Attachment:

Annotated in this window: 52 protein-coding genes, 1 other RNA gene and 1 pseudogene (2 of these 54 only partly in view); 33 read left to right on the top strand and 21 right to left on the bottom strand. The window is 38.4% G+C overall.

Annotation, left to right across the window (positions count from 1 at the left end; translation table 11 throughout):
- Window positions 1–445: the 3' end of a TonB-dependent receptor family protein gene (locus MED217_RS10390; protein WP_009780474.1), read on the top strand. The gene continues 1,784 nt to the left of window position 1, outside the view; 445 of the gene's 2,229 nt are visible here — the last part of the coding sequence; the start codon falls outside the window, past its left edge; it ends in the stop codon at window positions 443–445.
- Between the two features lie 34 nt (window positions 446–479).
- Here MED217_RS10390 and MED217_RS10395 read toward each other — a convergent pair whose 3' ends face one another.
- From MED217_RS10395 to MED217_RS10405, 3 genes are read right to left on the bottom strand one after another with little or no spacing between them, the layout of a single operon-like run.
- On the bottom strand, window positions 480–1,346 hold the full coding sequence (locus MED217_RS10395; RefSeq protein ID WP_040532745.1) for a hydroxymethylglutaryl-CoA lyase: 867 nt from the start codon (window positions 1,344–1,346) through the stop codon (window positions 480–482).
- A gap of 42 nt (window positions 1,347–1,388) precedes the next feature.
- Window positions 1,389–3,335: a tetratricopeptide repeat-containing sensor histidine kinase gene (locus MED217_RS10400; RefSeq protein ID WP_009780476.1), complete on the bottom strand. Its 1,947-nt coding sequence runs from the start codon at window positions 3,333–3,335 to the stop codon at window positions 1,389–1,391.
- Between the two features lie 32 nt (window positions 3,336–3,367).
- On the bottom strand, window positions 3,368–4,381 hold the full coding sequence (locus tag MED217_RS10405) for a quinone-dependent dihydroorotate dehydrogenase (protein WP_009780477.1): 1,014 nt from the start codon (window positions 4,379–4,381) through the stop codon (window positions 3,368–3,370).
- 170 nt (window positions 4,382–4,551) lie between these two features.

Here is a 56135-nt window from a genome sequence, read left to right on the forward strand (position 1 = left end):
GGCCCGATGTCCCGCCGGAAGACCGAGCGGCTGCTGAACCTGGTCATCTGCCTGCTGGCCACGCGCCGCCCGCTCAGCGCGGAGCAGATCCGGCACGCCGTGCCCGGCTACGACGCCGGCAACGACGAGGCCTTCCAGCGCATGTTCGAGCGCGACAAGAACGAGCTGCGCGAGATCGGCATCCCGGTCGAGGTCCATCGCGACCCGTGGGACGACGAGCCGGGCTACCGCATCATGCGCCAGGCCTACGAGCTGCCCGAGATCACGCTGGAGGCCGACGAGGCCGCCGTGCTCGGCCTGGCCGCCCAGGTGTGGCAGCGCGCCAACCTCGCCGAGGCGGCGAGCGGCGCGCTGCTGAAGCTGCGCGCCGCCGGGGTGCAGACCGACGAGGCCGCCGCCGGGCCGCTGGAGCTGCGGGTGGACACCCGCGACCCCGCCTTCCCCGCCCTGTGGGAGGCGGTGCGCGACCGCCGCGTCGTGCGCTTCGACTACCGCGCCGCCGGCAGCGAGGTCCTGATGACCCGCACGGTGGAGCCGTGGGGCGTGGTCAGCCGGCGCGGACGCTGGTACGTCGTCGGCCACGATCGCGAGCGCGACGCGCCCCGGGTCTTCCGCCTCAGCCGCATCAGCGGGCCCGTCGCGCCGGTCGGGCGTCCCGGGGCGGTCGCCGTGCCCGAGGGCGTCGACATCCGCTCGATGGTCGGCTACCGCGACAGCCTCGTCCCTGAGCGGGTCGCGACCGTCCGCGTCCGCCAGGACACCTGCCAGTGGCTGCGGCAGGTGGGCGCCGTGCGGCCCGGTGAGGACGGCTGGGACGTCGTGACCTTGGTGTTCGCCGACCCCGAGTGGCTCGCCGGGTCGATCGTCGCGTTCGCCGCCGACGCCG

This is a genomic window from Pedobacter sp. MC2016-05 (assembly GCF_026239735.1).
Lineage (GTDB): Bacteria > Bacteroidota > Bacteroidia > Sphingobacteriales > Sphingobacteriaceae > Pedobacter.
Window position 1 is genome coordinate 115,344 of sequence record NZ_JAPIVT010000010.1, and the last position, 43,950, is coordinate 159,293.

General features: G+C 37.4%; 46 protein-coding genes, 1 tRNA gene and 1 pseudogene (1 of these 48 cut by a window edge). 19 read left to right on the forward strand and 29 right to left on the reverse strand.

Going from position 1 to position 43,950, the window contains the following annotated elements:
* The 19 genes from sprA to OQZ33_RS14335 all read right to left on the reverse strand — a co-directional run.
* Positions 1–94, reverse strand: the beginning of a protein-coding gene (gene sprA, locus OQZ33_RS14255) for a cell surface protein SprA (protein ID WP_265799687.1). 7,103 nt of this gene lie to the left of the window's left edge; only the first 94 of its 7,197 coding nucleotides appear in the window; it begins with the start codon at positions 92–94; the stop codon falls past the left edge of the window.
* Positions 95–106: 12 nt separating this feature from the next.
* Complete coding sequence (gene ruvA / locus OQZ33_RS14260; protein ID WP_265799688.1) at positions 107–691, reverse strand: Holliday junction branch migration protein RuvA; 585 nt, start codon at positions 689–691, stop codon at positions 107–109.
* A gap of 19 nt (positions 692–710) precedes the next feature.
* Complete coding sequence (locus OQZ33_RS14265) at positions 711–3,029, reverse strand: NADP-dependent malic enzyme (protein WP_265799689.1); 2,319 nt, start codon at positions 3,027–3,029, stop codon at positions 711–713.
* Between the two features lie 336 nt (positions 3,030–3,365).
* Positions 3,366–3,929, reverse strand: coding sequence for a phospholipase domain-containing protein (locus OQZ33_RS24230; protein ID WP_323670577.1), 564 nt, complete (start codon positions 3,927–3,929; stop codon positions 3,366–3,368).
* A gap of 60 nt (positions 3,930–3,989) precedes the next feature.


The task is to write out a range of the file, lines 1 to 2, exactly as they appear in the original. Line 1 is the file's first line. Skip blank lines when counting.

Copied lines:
Annotated in this window: 52 protein-coding genes, 1 other RNA gene and 1 pseudogene (2 of these 54 only partly in view); 33 read left to right on the top strand and 21 right to left on the bottom strand. The window is 38.4% G+C overall.

Annotation, left to right across the window (positions count from 1 at the left end; translation table 11 throughout):